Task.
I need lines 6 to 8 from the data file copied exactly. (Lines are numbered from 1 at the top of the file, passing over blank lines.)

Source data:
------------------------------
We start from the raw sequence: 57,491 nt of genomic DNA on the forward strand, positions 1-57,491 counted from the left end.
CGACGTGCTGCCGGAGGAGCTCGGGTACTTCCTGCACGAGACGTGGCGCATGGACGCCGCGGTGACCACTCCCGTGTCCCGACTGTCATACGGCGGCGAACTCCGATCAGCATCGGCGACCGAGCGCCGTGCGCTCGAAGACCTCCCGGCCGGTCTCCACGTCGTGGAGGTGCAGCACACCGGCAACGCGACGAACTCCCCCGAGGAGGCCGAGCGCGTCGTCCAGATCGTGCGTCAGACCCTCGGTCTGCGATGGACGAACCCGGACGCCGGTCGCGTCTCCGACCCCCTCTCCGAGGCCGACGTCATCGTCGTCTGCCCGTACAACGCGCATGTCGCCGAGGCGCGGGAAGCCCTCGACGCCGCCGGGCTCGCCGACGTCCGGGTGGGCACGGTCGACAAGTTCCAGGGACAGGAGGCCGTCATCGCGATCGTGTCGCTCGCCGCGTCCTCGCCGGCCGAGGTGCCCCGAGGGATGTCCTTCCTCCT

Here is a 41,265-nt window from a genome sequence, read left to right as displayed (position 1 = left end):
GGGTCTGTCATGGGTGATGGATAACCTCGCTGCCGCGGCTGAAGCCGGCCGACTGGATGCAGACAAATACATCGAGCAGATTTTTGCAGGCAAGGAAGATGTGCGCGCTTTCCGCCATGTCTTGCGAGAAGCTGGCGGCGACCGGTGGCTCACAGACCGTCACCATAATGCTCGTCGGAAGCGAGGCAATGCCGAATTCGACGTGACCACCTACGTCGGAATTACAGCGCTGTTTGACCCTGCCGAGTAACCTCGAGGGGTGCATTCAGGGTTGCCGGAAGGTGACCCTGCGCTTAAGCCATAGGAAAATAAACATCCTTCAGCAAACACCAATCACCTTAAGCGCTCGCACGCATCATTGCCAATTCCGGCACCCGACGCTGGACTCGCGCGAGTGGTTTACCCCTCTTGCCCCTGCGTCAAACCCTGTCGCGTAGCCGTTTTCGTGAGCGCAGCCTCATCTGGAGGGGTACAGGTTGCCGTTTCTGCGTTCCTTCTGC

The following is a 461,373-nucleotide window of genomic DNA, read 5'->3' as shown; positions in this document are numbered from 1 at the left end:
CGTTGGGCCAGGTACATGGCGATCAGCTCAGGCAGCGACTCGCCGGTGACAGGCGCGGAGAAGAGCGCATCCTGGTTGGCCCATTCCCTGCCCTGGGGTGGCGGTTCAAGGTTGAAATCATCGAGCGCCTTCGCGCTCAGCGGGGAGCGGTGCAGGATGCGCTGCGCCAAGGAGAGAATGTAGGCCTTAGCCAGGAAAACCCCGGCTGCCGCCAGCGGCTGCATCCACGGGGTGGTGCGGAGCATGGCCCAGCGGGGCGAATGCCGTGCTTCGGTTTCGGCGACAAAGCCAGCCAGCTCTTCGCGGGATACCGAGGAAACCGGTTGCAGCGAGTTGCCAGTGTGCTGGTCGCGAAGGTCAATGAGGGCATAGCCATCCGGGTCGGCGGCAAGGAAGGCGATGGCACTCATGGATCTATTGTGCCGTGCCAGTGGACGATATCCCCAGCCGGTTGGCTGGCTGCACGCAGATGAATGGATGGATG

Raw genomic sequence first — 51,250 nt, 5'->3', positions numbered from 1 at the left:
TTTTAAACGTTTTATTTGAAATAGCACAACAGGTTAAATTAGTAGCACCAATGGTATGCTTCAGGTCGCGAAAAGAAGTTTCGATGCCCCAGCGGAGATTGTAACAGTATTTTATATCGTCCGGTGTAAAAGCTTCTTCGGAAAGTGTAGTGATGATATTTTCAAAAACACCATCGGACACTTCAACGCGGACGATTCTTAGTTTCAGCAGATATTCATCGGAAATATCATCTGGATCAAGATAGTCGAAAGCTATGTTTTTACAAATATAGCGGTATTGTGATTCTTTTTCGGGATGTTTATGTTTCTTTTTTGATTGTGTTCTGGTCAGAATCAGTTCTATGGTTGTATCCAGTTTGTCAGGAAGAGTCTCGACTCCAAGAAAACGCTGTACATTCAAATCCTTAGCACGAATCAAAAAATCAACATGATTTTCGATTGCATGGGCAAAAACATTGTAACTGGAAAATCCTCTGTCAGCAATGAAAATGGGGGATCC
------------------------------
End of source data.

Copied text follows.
CGTTGGGCCAGGTACATGGCGATCAGCTCAGGCAGCGACTCGCCGGTGACAGGCGCGGAGAAGAGCGCATCCTGGTTGGCCCATTCCCTGCCCTGGGGTGGCGGTTCAAGGTTGAAATCATCGAGCGCCTTCGCGCTCAGCGGGGAGCGGTGCAGGATGCGCTGCGCCAAGGAGAGAATGTAGGCCTTAGCCAGGAAAACCCCGGCTGCCGCCAGCGGCTGCATCCACGGGGTGGTGCGGAGCATGGCCCAGCGGGGCGAATGCCGTGCTTCGGTTTCGGCGACAAAGCCAGCCAGCTCTTCGCGGGATACCGAGGAAACCGGTTGCAGCGAGTTGCCAGTGTGCTGGTCGCGAAGGTCAATGAGGGCATAGCCATCCGGGTCGGCGGCAAGGAAGGCGATGGCACTCATGGATCTATTGTGCCGTGCCAGTGGACGATATCCCCAGCCGGTTGGCTGGCTGCACGCAGATGAATGGATGGATG

Raw genomic sequence first — 51,250 nt, 5'->3', positions numbered from 1 at the left:
TTTTAAACGTTTTATTTGAAATAGCACAACAGGTTAAATTAGTAGCACCAATGGTATGCTTCAGGTCGCGAAAAGAAGTTTCGATGCCCCAGCGGAGATTGTAACAGTATTTTATATCGTCCGGTGTAAAAGCTTCTTCGGAAAGTGTAGTGATGATATTTTCAAAAACACCATCGGACACTTCAACGCGGACGATTCTTAGTTTCAGCAGATATTCATCGGAAATATCATCTGGATCAAGATAGTCGAAAGCTATGTTTTTACAAATATAGCGGTATTGTGATTCTTTTTCGGGATGTTTATGTTTCTTTTTTGATTGTGTTCTGGTCAGAATCAGTTCTATGGTTGTATCCAGTTTGTCAGGAAGAGTCTCGACTCCAAGAAAACGCTGTACATTCAAATCCTTAGCACGAATCAAAAAATCAACATGATTTTCGATTGCATGGGCAAAAACATTGTAACTGGAAAATCCTCTGTCAGCAATGAAAATGGGGGATCC